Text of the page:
Chris Lee
McMac in association with Neil McPherson for the Finborough Theatre
Finborough Theatre

Publicity image

On a bare stage three black chairs are lined up against a backdrop of a large blue cloth of flimsy fabric. Two women enter, dressed almost identically, in black, hair scraped back from their unadorned faces, one older, one younger. In the background music is played, violins swell, but the setting is 'the wrecked, ruined rubble of the world.' The lines of poetry are spoken with fervour and obsession, and a blue light cuts across the stage to mark the scene changes. The actors paint each other's faces white with painful, deliberation.

If this description is already setting all your 'existential angst' alarm bells ringing then this is most certainly not the play for you. Chris Lee's Regolith springboards from a dysfunctional Mother and Daughter relationship beginning with the daughter's (Harriet Ryder) desperate attempts to strike out at her abusive mother (Janine Wood) and moving through scenes of disjointed memory, disconnection, distracted searching, and agitated need to find purpose, possibilities, love and ultimately hope in their relationship. This is all delivered with suitable heart-ache and mutual aversion despite their umbilical connection (not too mentioned heavy handed reflective costume choices).

The problem is that this text rich piece has all the poetry and none of the action that such a profound play requires. When Lee trusts his own interpretations the fragmented relationship has some moments of real truth but the Waiting For Godot sound-alike sections really grate on the viewer, and the static setting does nothing to enliven the language. Each scene blurs into another drop into the ocean of disparate cries and by the end not one but many of the audience members were seen checking their watches.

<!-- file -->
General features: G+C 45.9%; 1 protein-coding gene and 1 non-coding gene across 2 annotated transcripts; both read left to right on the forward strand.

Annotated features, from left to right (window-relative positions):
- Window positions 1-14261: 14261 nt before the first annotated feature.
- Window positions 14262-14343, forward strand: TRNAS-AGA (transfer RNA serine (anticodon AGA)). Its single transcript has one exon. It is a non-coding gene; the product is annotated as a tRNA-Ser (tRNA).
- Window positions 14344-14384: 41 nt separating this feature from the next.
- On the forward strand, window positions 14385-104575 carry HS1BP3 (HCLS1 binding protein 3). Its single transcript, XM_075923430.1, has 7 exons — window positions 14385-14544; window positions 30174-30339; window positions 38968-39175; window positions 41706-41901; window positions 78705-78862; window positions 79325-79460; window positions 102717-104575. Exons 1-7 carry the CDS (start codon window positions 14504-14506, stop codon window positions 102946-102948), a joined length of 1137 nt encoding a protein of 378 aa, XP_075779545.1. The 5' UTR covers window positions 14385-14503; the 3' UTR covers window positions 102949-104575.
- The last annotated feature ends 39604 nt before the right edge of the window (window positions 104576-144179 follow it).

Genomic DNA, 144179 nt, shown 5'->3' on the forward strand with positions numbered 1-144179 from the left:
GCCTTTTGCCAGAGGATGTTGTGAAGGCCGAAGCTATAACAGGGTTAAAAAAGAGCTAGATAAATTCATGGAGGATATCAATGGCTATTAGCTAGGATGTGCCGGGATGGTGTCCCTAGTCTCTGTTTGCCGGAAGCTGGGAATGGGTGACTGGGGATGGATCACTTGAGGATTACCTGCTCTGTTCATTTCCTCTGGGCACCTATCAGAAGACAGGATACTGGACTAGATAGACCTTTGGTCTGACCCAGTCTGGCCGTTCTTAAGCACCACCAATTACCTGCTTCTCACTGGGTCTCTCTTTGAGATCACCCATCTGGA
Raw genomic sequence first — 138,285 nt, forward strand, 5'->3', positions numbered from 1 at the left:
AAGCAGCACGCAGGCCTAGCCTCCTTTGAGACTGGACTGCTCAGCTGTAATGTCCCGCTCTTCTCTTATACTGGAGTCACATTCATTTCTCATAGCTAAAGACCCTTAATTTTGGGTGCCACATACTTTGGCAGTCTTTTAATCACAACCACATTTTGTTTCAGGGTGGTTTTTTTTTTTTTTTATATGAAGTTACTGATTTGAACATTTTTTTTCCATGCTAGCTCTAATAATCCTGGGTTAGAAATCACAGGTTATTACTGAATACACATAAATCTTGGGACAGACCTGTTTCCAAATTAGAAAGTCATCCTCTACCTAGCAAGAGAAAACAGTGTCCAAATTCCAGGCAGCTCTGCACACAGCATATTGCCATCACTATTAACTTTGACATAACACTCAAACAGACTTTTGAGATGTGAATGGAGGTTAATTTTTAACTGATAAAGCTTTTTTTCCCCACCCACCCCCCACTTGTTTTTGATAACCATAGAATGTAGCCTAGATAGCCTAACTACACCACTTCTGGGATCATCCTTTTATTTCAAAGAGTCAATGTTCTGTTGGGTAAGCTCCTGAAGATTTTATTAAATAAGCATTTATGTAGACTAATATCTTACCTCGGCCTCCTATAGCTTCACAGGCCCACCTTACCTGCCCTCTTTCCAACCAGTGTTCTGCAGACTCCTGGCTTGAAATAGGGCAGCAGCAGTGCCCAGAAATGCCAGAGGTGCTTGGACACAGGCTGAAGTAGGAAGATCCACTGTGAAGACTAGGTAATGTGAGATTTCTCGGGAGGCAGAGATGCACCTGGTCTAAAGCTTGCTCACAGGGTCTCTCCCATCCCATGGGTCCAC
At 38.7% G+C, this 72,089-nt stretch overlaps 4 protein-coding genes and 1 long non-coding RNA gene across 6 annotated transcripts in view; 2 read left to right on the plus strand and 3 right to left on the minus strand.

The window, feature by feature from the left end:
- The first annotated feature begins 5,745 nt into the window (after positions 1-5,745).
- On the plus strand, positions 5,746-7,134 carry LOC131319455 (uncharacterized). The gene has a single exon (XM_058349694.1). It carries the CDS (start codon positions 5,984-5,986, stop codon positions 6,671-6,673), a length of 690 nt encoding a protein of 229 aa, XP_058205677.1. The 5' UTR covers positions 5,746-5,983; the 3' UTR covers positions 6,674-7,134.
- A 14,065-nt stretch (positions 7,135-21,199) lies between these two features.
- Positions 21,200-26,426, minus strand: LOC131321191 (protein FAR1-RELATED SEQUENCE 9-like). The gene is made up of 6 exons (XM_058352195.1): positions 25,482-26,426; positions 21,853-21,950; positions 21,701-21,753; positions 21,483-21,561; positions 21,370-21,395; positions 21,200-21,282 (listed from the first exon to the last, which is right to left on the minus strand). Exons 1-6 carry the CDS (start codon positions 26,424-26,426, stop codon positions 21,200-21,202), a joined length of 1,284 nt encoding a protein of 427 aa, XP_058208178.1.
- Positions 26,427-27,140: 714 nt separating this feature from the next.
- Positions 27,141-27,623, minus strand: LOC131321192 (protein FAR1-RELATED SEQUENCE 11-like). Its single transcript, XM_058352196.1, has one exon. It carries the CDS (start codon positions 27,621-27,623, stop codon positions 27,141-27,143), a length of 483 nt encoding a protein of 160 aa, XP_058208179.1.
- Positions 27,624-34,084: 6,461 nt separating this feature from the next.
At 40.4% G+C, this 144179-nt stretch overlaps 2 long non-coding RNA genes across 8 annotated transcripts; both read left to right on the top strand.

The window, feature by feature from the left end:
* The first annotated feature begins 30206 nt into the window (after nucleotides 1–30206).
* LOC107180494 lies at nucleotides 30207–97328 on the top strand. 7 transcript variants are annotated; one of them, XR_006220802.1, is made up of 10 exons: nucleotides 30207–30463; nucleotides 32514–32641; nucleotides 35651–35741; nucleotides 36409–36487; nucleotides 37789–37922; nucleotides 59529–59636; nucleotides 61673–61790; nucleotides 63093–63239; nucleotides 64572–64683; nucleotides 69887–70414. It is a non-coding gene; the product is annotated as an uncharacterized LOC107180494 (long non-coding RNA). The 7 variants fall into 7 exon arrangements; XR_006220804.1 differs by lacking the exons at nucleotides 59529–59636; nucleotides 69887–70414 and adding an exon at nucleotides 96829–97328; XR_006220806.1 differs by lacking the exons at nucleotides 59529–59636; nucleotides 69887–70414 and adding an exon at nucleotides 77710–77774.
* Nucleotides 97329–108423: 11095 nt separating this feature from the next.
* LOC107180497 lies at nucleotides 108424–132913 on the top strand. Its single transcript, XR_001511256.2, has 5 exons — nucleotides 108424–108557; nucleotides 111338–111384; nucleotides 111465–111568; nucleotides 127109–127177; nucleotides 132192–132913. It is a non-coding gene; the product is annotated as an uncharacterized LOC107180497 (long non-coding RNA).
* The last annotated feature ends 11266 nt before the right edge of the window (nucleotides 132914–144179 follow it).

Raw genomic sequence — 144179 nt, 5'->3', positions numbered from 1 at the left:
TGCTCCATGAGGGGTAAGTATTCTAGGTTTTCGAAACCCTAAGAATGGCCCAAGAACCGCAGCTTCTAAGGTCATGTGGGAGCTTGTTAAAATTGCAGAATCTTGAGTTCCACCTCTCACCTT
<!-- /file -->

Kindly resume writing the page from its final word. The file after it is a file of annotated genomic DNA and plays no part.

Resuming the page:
While Chris Lee's writing evokes some powerful images, Ken McClymont's direction of Regolith sends it right back to the drawing board. Despite the Godot pastiche at times, Lee has managed to find some subtle moments of self-deprecating humour, which McClymont fails to bring out of the text, leaving us with an unrelenting hour's worth of what ultimately feels like indulgent wallowing. And while Wood handles the complicated text with dexterity and confidence, Ryder never lets up with her range of agonised to hostile, leaving us only with a feeling of repetition and never growth. Sadly the only laugh was provoked by Ryder lying on the floor with arms crossed over chest, assuming the traditional corpse like position. Add in some expressive dance and we could have had all the angst-ridden theatrical clichés in the book.

Where Lee's existential search is for purpose and 'limitless possibilities', McClymont's direction takes the play along an already trodden road, and keeps the pace plodding. With imagination and creativity this piece could indeed find some interesting parallels and resonating images, but in this production it only hits home with how self-indulgent theatre can be.

Reviewer: Sacha Voit

Are you sure?